Carol Cooke AM
Carol was born and bred in Toronto, Canada where she fulfilled a life-long dream of following in the footsteps of her family and served as a member of the Toronto Police Force in Canada for fourteen years. Leading an exciting life as a Police Officer in Toronto, Canada, Carol worked undercover in the drug squad for 4 years.
But life was about to change dramatically – for better and worse. Carol fell in love with an Australian, married and moved half way around the world and settled in Melbourne. After competing in Hobart at the Masters Swimming Nationals in 1998, she awoke one morning with disturbing balance problems and double vision.
After an array of tests, she was bluntly told at the age of thirty-six “You have MS. Go home and get your affairs in order before you become incapacitated.” She was understandably devastated and the rest of the day was a blur. Having only been married for three years and no immediate family around, her thoughts revolved around how she was going to cope with this unpredictable disease. Fortunately, Carol found the determination and spirit to defy what this doctor had told her. Her health issues didn’t end there and in 2003 she had an Ovarian Cancer scare, but determination set in and life continued on.
Her introduction to disability took place in 2001 when she was in a wheelchair full time but through some medical intervention using Botox, intensive physiotherapy and getting back into exercise she decided that she now needed to incorporate her MS into a sporting life.
Carol was a national level swimmer in Canada while she was growing up and, with an unstoppable nature and a passion for sport – she took up competitive Para rowing in December of 2006. She made the Australian Rowing Team in 2008 and 2009, where she competed at the World Rowing Championships, coming away with a 6th place. She has held a scholarship at the Victorian Institute of Sport since 2007 and in 2011 took up the sport of Para-cycling in the Trike class.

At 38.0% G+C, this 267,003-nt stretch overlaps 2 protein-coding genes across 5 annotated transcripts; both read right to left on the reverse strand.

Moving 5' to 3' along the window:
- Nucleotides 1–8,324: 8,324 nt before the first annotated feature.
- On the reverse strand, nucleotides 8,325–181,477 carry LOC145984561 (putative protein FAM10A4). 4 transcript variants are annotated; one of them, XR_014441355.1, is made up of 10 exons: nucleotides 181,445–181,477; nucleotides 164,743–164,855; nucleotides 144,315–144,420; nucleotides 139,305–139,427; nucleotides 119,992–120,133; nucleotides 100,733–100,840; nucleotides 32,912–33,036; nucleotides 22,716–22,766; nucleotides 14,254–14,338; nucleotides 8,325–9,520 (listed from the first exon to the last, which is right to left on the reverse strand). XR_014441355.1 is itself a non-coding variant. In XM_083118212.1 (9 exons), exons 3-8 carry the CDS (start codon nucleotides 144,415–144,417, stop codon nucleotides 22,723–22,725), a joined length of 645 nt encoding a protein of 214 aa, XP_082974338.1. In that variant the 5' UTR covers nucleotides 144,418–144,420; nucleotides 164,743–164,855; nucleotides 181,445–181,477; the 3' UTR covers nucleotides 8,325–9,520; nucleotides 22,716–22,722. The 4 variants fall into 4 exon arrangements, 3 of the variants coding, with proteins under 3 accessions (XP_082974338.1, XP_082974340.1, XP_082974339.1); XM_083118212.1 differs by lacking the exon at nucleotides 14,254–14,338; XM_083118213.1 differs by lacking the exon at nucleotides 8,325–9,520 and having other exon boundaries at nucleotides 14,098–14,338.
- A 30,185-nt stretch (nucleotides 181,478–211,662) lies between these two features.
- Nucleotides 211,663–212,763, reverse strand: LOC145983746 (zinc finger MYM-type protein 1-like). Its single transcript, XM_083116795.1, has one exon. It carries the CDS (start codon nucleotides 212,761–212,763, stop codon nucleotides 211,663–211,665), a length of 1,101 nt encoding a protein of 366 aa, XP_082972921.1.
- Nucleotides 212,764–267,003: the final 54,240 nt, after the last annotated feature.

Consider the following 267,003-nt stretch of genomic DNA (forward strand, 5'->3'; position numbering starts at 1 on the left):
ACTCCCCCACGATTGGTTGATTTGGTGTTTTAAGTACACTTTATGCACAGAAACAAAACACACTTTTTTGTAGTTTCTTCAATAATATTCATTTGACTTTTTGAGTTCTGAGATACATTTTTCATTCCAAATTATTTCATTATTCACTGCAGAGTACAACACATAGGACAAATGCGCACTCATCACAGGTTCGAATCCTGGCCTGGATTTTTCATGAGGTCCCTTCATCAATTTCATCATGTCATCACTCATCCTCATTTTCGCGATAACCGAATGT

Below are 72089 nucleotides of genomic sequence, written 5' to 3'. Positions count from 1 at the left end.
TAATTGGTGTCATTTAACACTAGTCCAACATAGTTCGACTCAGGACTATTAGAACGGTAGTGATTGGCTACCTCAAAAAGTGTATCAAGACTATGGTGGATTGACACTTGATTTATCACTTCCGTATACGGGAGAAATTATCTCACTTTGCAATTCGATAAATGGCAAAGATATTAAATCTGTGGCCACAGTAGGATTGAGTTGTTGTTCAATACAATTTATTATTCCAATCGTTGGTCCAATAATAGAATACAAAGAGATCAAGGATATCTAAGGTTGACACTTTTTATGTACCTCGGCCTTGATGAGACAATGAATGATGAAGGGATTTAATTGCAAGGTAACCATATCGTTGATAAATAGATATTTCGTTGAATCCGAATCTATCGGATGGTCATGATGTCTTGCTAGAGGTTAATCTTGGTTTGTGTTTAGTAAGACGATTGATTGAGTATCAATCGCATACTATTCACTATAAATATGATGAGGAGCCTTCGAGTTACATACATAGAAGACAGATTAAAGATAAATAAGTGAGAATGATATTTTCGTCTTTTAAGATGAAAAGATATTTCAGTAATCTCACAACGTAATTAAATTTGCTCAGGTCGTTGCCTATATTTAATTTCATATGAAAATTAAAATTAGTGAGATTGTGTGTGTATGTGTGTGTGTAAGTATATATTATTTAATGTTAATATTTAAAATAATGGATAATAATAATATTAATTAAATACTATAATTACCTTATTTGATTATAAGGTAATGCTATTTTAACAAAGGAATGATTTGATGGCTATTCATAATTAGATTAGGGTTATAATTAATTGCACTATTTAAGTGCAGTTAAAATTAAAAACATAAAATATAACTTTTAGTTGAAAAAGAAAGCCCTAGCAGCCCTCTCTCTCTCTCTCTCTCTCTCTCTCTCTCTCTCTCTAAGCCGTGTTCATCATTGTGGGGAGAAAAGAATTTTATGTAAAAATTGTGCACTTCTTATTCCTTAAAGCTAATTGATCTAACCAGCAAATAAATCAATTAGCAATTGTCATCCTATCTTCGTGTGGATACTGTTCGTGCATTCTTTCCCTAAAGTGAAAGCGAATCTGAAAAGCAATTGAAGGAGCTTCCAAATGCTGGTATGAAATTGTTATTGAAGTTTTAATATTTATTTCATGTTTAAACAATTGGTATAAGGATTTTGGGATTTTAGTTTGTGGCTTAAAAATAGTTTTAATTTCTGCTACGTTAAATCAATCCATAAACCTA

She has gone on to win 3 Gold Medals at two Paralympic Games (2012 & 2016) and she has won 7 World Championships and continues to compete internationally, most recently in 2018 winning the World Cup Series. She has overcome significant adversity to become a role model providing ongoing inspiration not only to the Paralympic movement but also to able bodied athletes and the community.
As a swimmer, rower and cyclist Carol has proved her versatility in sport over the last 47 years and now at an age where most people are thinking of retirement Carol continues to race at an elite international level.
Carol is an inspiration to everyone she meets due to her kind, caring and ‘can do’ approach to life. Her deep understanding of life enables her to provide inspiration to groups ranging from senior management to school children. She helps people believe that nothing is impossible, that anyone can overcome adversity and self-doubt to find their inner gold.
She is also the founder of the MS 24 Hour Mega Swim in 2001, which is one of the fastest growing fundraising events in Australia and has raised over $9 million which provides scholarships to people living with Multiple Sclerosis to follow a dream.
Carol was named in the 2014 Australia Day Honours List being named a Member of the order of Australia (AM). She received this award in recognition of her significant service to sport as a gold medalist at the London 2012 Paralympic Games, and for fundraising and representational roles with charitable healthcare organisations.
In 2015 Carol became an author of her book “Cycle of Life”. In 2016 Carol updated her book and changed the name to ‘Finding Your Inner Gold.’
Although living with the never ending symptoms of this unpredictable disease, Carol has the strength and courage to get up each day with a positive and motivated attitude. She has learnt to live for today and not worry about what may or may not happen in the future.
Carol believes that, “Nothing is impossible if we dare to face our fears and believe in ourselves. The greatest pleasure in life is doing what people say you cannot do.”
A fatalist by nature, Carol believes everything happens for a reason. If she had not been diagnosed with multiple sclerosis, she would never have become a cyclist, there would be no 24 Hour Mega Swim and the programs that the money has gone to would not be running. Suddenly everything seemed to make sense. Perhaps a grand plan was at work.